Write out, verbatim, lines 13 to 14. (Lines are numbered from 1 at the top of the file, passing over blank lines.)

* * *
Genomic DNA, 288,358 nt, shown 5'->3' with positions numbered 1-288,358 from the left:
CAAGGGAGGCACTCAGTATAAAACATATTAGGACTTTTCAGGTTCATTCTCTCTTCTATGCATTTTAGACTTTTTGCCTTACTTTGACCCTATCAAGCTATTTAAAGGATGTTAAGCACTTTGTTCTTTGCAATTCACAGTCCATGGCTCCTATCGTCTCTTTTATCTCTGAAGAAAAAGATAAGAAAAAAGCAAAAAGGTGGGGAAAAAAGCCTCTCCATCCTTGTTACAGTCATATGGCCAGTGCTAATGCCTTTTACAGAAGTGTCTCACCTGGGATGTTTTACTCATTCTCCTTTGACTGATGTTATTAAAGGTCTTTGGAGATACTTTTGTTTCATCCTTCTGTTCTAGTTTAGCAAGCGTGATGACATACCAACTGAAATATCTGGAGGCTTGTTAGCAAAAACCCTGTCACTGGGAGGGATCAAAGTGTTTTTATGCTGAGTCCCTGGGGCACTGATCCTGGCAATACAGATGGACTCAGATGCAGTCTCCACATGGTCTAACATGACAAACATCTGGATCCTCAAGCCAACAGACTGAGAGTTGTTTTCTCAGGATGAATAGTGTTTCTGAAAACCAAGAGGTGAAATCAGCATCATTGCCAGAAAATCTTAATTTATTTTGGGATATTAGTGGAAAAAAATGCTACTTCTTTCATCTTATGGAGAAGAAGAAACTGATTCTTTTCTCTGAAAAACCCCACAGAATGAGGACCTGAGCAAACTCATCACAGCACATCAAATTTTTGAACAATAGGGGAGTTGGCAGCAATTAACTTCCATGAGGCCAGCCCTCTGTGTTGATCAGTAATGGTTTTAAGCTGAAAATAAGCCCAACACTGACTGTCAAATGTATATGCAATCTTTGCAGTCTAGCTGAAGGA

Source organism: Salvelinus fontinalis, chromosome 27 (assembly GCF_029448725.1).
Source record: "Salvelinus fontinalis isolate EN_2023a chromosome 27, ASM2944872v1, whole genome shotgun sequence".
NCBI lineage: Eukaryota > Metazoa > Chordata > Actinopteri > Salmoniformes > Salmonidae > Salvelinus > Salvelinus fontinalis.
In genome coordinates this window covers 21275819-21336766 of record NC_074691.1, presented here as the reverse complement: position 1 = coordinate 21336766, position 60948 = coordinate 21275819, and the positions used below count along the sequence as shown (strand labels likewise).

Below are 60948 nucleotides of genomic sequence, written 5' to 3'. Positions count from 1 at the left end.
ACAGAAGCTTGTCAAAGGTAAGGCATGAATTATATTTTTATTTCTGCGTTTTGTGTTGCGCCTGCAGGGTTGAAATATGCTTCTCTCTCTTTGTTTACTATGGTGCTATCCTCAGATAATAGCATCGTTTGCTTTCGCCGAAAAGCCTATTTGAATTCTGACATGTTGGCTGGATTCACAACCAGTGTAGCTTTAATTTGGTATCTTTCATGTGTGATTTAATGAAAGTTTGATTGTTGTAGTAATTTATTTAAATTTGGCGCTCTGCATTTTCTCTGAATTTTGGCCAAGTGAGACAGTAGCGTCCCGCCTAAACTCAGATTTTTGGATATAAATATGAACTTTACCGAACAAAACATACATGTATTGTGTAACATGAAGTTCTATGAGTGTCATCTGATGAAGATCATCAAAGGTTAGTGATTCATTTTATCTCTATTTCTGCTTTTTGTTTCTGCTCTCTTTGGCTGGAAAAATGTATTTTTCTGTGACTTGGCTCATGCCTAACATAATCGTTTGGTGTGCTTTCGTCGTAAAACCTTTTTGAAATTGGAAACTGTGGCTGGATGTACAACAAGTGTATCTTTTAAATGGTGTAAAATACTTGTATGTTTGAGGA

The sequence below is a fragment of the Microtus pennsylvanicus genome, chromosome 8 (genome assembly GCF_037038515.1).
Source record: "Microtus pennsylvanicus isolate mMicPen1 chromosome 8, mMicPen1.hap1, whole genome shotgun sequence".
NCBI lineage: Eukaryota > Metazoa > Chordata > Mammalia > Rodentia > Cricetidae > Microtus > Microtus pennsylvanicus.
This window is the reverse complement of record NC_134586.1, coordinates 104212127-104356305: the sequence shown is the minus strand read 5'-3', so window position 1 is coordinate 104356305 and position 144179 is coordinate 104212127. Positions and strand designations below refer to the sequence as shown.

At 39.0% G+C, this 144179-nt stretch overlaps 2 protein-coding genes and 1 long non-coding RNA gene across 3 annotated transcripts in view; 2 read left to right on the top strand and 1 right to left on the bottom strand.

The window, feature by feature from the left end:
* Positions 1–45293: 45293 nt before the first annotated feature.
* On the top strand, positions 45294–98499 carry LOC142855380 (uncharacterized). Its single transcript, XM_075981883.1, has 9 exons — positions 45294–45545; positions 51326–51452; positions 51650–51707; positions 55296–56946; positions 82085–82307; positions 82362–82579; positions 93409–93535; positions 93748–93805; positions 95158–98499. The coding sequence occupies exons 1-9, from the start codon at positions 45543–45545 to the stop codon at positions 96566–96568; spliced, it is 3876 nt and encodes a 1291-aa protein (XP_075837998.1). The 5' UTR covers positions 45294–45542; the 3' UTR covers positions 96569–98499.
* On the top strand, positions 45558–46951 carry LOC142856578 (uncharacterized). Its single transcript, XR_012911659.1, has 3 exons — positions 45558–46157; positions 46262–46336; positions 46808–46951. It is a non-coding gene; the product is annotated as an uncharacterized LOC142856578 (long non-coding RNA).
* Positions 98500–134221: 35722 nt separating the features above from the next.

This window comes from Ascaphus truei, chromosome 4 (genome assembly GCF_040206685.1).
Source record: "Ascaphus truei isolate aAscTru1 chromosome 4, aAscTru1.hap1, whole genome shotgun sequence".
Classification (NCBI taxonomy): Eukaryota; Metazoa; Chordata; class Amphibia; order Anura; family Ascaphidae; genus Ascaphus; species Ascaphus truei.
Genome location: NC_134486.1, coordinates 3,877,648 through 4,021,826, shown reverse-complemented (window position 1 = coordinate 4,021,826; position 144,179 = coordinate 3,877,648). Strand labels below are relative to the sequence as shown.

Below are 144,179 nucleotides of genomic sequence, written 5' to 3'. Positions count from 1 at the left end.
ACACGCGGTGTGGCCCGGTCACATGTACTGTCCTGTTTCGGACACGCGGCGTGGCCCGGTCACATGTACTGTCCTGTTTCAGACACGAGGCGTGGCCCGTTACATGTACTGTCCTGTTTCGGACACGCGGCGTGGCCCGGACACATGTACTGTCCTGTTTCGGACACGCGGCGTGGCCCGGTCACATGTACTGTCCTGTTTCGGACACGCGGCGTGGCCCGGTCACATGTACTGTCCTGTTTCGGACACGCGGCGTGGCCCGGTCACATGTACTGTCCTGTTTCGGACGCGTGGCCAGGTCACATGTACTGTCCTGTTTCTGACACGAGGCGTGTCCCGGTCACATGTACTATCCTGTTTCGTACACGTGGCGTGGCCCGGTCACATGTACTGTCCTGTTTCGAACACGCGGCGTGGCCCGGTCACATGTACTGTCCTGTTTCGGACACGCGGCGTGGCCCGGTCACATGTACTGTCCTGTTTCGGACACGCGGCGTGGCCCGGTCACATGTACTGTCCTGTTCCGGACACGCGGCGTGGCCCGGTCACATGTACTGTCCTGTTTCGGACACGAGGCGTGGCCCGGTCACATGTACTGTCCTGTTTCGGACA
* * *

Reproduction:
At 39.0% G+C, this 144179-nt stretch overlaps 2 protein-coding genes and 1 long non-coding RNA gene across 3 annotated transcripts in view; 2 read left to right on the top strand and 1 right to left on the bottom strand.

The window, feature by feature from the left end: